In Europe, the power system normally uses alternating current at a frequency of 50 Hz (hertz = cycles per second). Electric and magnetic fields have the same frequency and are therefore often termed 'extremely low-frequency fields'. As such, they are not directly comparable to waves coming from radios, televisions and mobile phones, which operate at frequencies of up to millions or billions of hertz. Consequently, their properties are completely different from those of ionising radiation (eg gamma radiation), whose frequencies are far higher than those of radar and radio waves.
Researchers and international organisations often refer to 50 Hz magnetic fields as 'extremely low-frequency fields' (ELF).
Differences between fields and radiation
One factor determining whether a certain type of electromagnetic radiation or electromagnetic field is harmful to the cells in the human body is the frequency. The higher the frequency, the higher the energy content and the more harmful the effect could be.
We know for example:
- that ionising radiation (eg from radioactive sources) may directly damage cells and DNA
- that the sun's rays may contribute to the development of skin cancer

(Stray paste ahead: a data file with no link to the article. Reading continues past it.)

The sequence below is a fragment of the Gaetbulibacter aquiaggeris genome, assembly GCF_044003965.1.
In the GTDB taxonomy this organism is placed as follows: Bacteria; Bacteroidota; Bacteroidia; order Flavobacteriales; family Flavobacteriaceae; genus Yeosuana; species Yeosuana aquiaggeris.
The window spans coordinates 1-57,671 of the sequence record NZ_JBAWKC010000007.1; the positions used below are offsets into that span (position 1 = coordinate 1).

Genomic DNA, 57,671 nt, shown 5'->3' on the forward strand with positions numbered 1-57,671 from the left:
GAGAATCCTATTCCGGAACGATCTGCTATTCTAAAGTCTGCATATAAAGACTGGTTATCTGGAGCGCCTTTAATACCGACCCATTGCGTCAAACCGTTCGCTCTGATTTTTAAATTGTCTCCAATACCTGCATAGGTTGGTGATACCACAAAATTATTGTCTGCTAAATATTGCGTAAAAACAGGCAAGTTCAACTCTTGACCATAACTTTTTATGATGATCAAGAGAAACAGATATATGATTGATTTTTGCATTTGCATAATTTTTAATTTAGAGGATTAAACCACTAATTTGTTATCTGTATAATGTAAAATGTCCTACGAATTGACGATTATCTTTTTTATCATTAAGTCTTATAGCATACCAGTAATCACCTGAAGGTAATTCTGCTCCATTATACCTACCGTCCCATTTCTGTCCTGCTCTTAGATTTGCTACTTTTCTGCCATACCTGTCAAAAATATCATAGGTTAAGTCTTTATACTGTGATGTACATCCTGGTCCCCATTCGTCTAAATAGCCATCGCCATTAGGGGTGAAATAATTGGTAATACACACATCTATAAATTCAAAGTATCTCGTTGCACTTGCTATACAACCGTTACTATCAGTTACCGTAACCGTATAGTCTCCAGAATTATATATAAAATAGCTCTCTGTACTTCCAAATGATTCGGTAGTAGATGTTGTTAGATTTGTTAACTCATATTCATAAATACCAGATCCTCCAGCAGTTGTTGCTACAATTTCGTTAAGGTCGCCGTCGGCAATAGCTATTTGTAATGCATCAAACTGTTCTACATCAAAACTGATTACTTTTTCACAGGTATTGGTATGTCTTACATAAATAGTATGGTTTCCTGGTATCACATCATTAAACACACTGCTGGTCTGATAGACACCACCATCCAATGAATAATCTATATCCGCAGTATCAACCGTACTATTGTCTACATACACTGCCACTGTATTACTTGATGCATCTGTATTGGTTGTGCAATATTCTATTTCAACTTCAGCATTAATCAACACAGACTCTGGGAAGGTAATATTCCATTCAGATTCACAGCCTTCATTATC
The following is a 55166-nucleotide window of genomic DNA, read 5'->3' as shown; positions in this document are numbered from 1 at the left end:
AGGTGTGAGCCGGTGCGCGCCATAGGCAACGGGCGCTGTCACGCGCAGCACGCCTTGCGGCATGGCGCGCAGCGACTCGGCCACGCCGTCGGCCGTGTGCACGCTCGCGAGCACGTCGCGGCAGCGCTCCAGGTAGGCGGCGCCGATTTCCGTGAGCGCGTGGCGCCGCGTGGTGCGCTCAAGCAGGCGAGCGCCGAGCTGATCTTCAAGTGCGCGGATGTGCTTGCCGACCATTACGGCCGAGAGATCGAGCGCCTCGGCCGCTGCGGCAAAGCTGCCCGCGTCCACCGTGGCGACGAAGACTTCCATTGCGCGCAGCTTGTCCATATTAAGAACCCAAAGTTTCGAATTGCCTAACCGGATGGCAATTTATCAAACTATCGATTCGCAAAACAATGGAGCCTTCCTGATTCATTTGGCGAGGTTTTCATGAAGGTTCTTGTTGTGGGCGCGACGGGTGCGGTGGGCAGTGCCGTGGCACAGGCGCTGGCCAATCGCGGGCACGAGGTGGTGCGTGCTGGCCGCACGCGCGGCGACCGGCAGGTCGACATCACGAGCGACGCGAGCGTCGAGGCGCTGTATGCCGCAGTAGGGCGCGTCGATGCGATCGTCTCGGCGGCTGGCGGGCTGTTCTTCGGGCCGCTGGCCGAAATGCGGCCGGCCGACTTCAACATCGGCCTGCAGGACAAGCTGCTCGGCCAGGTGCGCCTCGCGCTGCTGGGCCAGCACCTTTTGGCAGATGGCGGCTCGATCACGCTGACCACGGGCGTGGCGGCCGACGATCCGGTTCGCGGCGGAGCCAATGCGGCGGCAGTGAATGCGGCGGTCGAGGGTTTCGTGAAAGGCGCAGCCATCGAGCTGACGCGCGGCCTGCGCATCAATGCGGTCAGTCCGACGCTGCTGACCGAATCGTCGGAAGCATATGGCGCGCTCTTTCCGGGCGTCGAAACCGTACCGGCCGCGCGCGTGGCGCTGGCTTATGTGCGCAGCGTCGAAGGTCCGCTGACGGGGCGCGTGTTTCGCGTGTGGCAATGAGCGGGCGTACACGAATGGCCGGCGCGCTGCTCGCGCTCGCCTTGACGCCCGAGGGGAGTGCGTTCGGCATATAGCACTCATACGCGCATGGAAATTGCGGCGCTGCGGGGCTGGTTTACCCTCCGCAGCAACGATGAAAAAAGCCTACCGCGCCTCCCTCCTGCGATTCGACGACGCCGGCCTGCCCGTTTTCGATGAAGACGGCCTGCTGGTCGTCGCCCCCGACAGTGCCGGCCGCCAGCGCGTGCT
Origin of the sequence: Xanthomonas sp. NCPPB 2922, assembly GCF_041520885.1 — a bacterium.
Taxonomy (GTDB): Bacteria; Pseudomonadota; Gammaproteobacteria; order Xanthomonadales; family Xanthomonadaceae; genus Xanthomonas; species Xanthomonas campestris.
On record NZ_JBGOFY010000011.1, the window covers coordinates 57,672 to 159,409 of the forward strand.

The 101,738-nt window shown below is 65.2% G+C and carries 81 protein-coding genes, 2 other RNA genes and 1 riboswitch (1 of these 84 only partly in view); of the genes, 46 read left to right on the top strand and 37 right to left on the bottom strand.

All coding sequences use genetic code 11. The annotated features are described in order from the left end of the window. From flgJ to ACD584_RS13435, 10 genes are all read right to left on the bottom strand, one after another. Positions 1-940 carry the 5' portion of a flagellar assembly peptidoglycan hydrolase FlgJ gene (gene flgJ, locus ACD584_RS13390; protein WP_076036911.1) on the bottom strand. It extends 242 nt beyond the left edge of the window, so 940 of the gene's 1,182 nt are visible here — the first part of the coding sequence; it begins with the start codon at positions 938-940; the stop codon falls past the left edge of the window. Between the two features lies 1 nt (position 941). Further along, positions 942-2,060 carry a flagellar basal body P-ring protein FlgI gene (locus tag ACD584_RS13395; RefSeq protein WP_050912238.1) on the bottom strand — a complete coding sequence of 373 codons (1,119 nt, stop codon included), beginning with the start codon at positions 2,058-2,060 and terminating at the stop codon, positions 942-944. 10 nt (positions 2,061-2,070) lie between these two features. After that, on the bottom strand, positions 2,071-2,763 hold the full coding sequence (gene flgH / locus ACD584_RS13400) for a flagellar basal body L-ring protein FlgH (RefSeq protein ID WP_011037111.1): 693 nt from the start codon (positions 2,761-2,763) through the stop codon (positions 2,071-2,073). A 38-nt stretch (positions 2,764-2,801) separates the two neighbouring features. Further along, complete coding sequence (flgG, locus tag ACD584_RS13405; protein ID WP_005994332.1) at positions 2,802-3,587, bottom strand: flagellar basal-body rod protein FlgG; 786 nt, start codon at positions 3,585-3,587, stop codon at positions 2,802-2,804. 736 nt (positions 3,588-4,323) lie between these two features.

that the sun's rays may cause burns. They can be serious and painful but are normally transient
- that microwaves can be used to heat our food, but they can be harmful to ourselves at short distances were microwave ovens not designed to shield humans from the fields
- that fields emanating from mobile phones may have an acute heat effect, but researchers have been unable to prove any harmful long-term effects
- that extremely low frequency fields are not in themselves capable of destroying the cells in the human body or produce a heat effect in the same way that fields emanating from mobile phones can. If fields affect public health in any way, an hitherto unknown mechanism is responsible.
The electric currents which 50 Hz fields emanating from electricity supply installations are capable of creating in the human body are many times smaller than the currents occurring naturally in the organism. This is one of the reasons why it is very difficult for science to come up with an explanation of how relatively weak low-frequency fields can be harmful to humans.